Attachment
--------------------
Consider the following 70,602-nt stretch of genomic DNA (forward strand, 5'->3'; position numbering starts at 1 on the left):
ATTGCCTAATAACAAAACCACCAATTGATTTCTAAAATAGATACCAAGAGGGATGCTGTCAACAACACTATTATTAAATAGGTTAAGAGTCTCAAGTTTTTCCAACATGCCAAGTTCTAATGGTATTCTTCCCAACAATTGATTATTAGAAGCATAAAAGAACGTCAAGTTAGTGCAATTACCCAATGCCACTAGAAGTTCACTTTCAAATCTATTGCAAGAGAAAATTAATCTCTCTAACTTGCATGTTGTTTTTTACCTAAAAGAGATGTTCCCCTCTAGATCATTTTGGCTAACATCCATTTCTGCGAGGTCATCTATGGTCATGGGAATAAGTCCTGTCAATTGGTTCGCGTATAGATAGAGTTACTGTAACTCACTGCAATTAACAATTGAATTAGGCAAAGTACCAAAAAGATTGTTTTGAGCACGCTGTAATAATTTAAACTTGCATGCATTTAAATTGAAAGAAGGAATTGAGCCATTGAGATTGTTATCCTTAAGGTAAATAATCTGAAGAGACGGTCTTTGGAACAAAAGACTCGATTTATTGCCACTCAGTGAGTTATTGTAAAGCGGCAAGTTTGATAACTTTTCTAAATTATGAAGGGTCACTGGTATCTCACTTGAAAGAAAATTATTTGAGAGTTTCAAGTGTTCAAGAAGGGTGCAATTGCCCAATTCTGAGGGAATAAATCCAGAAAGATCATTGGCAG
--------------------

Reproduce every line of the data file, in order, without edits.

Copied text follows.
Consider the following 70,602-nt stretch of genomic DNA (forward strand, 5'->3'; position numbering starts at 1 on the left):
ATTGCCTAATAACAAAACCACCAATTGATTTCTAAAATAGATACCAAGAGGGATGCTGTCAACAACACTATTATTAAATAGGTTAAGAGTCTCAAGTTTTTCCAACATGCCAAGTTCTAATGGTATTCTTCCCAACAATTGATTATTAGAAGCATAAAAGAACGTCAAGTTAGTGCAATTACCCAATGCCACTAGAAGTTCACTTTCAAATCTATTGCAAGAGAAAATTAATCTCTCTAACTTGCATGTTGTTTTTTACCTAAAAGAGATGTTCCCCTCTAGATCATTTTGGCTAACATCCATTTCTGCGAGGTCATCTATGGTCATGGGAATAAGTCCTGTCAATTGGTTCGCGTATAGATAGAGTTACTGTAACTCACTGCAATTAACAATTGAATTAGGCAAAGTACCAAAAAGATTGTTTTGAGCACGCTGTAATAATTTAAACTTGCATGCATTTAAATTGAAAGAAGGAATTGAGCCATTGAGATTGTTATCCTTAAGGTAAATAATCTGAAGAGACGGTCTTTGGAACAAAAGACTCGATTTATTGCCACTCAGTGAGTTATTGTAAAGCGGCAAGTTTGATAACTTTTCTAAATTATGAAGGGTCACTGGTATCTCACTTGAAAGAAAATTATTTGAGAGTTTCAAGTGTTCAAGAAGGGTGCAATTGCCCAATTCTGAGGGAATAAATCCAGAAAGATCATTGGCAG